African Americans did not get civil rights nor were they considered American citizens even after the Civil War. Equality for African Americans did not get put into place after the Civil War because of Lincoln’s assassination, nobody after him would necessarily support civil rights because they either didn’t support it, or they didn’t want to show they supported it because they would have had a chance of losing office. The South also depended heavily on slave trade; most southerners didn’t just give up their slaves they had already “owned”. The Ku Klux Klan Act was an act
Roosevelt 's administrators prohibited segregation in all military bases (Segregation2). In today 's society, people not of color have tried to argue that most can fall victims of racism. This is often referred to as reverse racism, which is where a person of color can be prejudice of someone who is not of color (Reverse Racism2).There was a case in Ohio in where a group of white fireman could not enter into a building that their African American counterparts were not accepted into. There is also colorism within minority groups themselves such as when lighter skinned discriminate against their darker skinned counterparts (Forms of Racism1). In Asia a woman will buy skin whitener as this is a popular
After many experiences of the cases against this law, the law was banned. This law was banned and made people equal . (Loving vs. Virginia) To sum up, many Supreme Court 's decisions have impact in civil rights: the case of Dred Scott v. Sanford, Plessy v. Ferguson, Loving v. Virginia. The case of Dred Scott v. Sanford, change the law of U.S citizens. Plessy v. Ferguson, changed the rights of colored people.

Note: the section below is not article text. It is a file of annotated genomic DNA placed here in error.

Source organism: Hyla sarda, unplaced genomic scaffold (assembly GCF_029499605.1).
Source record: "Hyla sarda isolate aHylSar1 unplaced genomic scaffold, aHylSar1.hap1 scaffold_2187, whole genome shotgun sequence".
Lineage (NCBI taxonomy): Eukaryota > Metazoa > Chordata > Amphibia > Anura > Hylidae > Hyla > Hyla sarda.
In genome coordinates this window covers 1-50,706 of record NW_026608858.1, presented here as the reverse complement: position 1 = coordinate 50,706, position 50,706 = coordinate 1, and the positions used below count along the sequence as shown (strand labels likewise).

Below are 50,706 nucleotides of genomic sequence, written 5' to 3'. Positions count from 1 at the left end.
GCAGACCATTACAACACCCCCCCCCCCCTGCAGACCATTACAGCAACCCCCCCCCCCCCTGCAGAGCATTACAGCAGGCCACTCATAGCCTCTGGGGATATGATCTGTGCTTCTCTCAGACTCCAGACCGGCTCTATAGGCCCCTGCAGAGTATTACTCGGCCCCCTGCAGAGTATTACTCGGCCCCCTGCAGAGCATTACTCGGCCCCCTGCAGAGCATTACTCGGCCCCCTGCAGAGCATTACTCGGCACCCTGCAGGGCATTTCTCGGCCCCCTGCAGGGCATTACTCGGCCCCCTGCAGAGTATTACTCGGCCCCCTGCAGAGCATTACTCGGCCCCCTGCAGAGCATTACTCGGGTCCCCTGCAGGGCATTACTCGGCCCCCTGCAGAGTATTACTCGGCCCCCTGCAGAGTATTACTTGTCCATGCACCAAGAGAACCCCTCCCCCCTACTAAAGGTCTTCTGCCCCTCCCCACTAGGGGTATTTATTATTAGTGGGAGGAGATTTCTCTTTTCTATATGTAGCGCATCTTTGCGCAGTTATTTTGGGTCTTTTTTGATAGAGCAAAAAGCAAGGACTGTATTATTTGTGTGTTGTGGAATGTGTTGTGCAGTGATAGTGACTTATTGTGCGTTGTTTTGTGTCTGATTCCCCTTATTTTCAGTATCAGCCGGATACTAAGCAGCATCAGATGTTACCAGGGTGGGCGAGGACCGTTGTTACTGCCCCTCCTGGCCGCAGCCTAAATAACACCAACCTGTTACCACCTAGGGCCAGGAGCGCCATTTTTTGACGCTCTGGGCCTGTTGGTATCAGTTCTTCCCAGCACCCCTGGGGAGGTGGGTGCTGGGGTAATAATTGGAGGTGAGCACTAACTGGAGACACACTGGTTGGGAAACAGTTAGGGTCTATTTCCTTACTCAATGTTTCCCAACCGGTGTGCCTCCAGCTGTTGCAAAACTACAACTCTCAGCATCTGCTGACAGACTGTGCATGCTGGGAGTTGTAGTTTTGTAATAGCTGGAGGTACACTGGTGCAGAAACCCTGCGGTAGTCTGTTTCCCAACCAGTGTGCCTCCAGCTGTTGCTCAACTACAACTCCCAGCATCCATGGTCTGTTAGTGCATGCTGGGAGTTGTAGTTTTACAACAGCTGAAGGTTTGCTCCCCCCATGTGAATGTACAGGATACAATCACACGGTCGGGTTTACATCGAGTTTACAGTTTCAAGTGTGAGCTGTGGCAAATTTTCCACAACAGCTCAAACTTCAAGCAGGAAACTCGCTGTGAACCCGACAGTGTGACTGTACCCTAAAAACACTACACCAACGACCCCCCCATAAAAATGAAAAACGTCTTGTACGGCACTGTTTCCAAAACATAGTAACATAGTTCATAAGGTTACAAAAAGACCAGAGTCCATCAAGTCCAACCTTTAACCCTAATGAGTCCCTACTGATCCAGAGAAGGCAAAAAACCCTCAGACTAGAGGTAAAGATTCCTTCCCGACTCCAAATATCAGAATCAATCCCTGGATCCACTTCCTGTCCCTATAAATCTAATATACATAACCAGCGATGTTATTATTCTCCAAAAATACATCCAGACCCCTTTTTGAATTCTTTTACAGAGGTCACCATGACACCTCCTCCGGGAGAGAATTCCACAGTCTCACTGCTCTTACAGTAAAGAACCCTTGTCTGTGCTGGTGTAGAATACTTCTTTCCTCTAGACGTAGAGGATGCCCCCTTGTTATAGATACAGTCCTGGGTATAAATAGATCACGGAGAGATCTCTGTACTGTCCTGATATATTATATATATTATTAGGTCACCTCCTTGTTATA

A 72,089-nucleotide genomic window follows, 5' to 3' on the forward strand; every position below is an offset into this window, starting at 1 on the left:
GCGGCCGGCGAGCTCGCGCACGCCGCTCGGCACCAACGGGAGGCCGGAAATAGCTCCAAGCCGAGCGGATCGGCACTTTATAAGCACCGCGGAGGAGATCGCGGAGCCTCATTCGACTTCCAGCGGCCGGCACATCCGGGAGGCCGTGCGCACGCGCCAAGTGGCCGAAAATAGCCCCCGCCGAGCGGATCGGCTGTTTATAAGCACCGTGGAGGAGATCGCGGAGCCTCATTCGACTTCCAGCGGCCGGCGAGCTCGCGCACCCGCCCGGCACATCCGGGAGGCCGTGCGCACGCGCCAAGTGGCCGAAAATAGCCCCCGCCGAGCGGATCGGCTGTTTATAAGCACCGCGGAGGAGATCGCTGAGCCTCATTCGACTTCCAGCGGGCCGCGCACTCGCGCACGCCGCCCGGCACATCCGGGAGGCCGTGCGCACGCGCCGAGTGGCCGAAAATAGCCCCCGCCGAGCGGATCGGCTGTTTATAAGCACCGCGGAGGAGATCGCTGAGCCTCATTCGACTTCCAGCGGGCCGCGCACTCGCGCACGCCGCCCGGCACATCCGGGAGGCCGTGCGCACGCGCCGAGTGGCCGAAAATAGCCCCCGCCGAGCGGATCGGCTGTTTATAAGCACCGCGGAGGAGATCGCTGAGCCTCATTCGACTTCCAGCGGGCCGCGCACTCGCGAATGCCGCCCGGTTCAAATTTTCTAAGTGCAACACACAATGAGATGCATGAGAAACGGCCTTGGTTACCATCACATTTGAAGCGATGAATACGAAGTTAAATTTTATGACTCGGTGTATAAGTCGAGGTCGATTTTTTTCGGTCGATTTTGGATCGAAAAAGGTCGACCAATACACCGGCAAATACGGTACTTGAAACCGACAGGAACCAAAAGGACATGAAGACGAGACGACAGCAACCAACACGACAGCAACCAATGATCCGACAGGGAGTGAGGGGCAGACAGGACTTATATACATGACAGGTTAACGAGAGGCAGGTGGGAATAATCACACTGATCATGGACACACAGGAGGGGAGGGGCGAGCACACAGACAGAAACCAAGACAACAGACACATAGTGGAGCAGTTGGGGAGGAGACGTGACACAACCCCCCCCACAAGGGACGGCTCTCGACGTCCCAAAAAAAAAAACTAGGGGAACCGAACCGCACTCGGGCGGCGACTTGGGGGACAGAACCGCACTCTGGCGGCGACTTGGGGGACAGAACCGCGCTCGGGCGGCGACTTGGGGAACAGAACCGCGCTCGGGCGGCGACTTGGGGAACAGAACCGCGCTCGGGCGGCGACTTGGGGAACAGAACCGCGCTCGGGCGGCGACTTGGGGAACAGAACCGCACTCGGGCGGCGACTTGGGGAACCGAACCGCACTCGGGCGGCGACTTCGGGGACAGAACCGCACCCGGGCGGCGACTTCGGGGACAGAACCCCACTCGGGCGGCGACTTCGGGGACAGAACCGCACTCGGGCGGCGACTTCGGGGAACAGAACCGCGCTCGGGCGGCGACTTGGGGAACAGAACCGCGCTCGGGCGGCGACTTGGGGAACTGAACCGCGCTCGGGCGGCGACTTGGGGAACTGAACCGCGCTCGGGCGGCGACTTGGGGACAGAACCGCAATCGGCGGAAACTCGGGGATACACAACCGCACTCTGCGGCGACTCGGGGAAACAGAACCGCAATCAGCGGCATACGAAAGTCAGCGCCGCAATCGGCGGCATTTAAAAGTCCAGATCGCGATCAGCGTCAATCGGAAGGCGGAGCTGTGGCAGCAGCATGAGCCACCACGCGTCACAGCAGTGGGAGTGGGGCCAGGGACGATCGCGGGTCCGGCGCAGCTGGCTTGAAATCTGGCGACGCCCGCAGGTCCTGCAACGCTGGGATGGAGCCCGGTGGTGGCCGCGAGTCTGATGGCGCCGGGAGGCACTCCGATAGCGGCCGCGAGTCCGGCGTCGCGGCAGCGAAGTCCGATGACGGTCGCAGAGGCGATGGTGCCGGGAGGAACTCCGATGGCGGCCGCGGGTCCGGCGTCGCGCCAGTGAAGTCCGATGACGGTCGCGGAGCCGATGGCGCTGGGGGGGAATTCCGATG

He argued that the railroads were not treating people equally, because he was not allowed to sit with the whites. He believed that the railroad company violated his right to equal treatment under the fourteenth amendment. But Plessy was confused about the tenth and fourteenth amendment.
Legalzoom.com, Inc. 2007, states, “The answer is that you can refuse to serve someone even if they’re in a protected group, but the refusal can’t be arbitrary and you can’t apply it to just one group of people.” This statement shown allows the amusement park to refuse service to not just blacks but to Asians, Mexicans, and any race of there choice. Glen Echo Amusement Park is not breaking this law because they refuse service to other races also. The Civil Rights Act of 1964 does not allow private businesses to refuse service based on race. However, Glen Echo Amusement Park refuse service to Clifton in 1959, therefore the Civil Rights Act had not happened yet. So it was okay to refuse service to anyone of their choice.
When Homer Adolph Plessy, who was one-eighth black, tested this law by taking a seat in the white-only section of a Louisiana Railway train, he was arrested. Plessy contended that the segregation law violated his rights under the Fourteenth Amendment (Newton, 2006). The case was appealed up to the U.S., Supreme Court in 1896. The Court ruled in a 7 – 1 vote upholding the Louisiana Statute, although associate justice John Marshall Harlan wrote a dissenting opinion. In his dissent, he wrote that “Our Constitution is color-blind, and neither knows nor tolerates classes among citizens…In respect of civil rights, all citizens are equal before the law” (Newton, 2006, p. 294).